Alternatively, there are some security tools made by the community that can help you when you audit your code. They are listed here.
Testing the functions inside the contract is good, but you should always step backward, and see the interaction between the functions inside your contract, and if you contract, as a whole, is doing what it should do (And nothing else).
Keeping your smart contract well-commented is the first step toward a clear, and well-written piece of code (note that the Wrestling.sol contract we saw in the first part is not). The second step would be to keep your contract as simple as possible, and only write in the smart contract the part of your application that needs to be decentralized. If your smart contract will be part of a Dapp (in simple words, a dapp is a web application that have a part of it decentralized* (i.e: A part of it is a smart contract, or it interacts with smart contracts)), make the difference between what needs to be on the blockchain, and what can be handled by the UI, or the backend of the web app.
Note*: The definition of a dapp is broader than that, and includes all applications that leverage peer-to-peer interactions. Mist, Bittorrent, Tor etc. are all application that can be called decentralized. See this article by Vitalik Buterin.
Know the platform
To really know what you are doing, you should read the docs, there is no way around it, and complete your knowledge by searching on aspects of Solidity development that are not covered in the docs.
For example, you should know that fixed-point variable (a.k.a. floats or double) are not fully implemented yet, and a division using the the type “uint”, like 7 / 3, will round down to the nearest integer, in this case 2. So you should not take for granted some things on a platform that is still under heavy development.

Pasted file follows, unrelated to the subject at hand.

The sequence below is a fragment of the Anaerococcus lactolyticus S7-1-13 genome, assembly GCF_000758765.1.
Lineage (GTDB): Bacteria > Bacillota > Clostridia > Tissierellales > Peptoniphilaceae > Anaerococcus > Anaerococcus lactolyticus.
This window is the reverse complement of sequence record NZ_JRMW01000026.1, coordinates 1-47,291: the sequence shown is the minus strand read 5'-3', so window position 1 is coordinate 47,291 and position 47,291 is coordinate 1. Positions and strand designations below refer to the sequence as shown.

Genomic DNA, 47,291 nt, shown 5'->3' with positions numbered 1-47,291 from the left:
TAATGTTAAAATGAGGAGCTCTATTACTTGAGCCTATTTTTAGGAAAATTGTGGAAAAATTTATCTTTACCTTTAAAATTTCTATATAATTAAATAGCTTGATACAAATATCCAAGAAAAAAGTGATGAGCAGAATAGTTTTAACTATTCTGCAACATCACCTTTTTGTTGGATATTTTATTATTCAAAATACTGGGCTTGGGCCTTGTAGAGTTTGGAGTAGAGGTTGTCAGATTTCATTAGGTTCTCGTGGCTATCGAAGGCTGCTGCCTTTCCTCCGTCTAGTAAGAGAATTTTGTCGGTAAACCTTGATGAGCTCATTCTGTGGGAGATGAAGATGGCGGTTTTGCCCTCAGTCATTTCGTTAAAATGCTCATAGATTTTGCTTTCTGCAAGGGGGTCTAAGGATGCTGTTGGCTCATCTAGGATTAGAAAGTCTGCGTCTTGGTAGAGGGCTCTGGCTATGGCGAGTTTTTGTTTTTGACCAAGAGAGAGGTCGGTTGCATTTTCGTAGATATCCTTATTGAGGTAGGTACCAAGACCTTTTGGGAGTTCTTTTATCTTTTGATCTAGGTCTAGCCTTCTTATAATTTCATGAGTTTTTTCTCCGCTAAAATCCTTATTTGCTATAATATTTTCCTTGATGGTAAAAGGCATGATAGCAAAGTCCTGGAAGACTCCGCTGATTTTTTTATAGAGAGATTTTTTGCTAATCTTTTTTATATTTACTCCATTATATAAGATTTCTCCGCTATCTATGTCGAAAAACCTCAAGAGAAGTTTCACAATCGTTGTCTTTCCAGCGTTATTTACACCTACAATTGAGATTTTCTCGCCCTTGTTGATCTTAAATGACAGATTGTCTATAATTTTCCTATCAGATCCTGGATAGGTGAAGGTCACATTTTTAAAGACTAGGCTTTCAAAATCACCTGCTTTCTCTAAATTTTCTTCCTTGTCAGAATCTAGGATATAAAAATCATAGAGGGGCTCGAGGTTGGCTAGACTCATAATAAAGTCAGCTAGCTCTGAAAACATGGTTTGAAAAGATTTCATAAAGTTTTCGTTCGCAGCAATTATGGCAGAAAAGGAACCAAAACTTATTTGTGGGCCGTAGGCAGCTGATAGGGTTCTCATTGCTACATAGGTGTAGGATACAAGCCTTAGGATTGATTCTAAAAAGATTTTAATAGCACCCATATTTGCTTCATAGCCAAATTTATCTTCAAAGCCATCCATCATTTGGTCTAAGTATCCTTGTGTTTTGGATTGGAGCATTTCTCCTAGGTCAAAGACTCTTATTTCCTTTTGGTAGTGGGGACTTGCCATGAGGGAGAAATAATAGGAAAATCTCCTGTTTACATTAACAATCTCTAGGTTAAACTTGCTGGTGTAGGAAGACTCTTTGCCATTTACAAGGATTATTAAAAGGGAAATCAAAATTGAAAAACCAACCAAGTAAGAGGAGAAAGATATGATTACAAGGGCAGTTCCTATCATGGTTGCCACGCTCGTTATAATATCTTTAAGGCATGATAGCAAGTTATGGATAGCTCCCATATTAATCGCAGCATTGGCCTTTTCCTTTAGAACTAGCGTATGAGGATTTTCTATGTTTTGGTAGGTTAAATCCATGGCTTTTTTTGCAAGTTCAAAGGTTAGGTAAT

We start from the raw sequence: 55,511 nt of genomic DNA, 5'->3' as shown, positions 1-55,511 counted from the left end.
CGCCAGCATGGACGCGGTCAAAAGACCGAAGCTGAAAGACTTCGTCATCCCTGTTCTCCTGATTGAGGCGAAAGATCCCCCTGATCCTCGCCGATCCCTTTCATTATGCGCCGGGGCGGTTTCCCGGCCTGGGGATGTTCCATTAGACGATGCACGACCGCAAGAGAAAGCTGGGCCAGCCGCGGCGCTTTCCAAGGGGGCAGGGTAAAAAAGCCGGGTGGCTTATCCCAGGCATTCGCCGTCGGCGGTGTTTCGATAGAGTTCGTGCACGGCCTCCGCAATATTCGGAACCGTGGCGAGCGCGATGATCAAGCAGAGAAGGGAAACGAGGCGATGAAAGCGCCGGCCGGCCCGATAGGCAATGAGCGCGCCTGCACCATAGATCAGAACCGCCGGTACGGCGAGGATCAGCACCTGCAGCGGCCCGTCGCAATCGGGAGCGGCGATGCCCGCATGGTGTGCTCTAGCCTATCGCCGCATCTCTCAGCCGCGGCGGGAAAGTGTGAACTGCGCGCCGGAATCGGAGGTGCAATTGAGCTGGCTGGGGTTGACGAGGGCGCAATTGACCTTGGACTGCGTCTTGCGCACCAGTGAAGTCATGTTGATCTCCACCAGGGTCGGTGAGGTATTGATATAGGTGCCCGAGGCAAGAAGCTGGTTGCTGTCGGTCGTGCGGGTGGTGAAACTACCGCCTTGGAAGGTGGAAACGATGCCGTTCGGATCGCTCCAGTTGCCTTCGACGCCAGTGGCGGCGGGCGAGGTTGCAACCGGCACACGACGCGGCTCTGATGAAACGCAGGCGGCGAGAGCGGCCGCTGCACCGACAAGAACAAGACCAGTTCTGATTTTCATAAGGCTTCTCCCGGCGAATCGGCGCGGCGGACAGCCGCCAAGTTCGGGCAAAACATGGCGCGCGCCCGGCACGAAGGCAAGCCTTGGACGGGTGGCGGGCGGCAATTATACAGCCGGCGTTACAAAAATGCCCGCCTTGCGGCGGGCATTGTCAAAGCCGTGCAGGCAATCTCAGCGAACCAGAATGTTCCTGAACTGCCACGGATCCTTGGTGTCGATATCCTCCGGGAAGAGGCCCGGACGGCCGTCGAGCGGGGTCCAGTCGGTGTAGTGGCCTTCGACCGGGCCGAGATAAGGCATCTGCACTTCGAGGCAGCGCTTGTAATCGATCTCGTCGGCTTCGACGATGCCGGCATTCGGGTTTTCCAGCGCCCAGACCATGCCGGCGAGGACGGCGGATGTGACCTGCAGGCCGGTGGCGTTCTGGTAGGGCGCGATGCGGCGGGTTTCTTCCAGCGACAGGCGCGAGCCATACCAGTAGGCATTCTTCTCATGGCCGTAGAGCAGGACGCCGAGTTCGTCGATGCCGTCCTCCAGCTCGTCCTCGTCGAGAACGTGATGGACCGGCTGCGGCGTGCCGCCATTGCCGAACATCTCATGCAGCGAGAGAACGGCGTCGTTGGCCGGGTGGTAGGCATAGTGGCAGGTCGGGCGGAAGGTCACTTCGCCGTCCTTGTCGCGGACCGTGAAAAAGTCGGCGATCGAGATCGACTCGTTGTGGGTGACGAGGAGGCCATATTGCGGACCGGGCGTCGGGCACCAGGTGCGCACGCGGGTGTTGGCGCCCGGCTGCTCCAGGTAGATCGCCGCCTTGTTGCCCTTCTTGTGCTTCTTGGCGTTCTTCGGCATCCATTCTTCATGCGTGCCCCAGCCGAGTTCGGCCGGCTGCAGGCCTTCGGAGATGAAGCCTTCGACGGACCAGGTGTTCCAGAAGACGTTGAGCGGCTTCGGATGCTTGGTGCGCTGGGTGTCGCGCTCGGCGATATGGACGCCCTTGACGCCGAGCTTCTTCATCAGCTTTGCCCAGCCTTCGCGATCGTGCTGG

Because the blockchain is public, everyone could know the information that your variables hold, and you could only try to obfuscate the information within, and not conceal it completely. Same thing for generating a random number or string, anyone who knows how you’ll try to generate the number could potentially craft it. There are actually people trying to figure out the best method to generate random numbers, and you may want to join the fight if that interests you. As I said before, everything is still under development, and there is no industry standards for a lot of things.
Time dependent contracts are also a hot point, if your contract would need to run at certain times, you would need to rely on an external application (and keep in mind that it can go down or cease to function at a certain time), because a smart contract cannot trigger itself. If your contract rely on time to judge on certain points, remember that malicious miners could temper with the time a transaction will be executed.
Know also that your contract is public, everyone can read it, everyone can interact with it, and if your contract interact or make external calls to other contracts, you have to keep in mind that a malicious contract could temper with the execution of yours.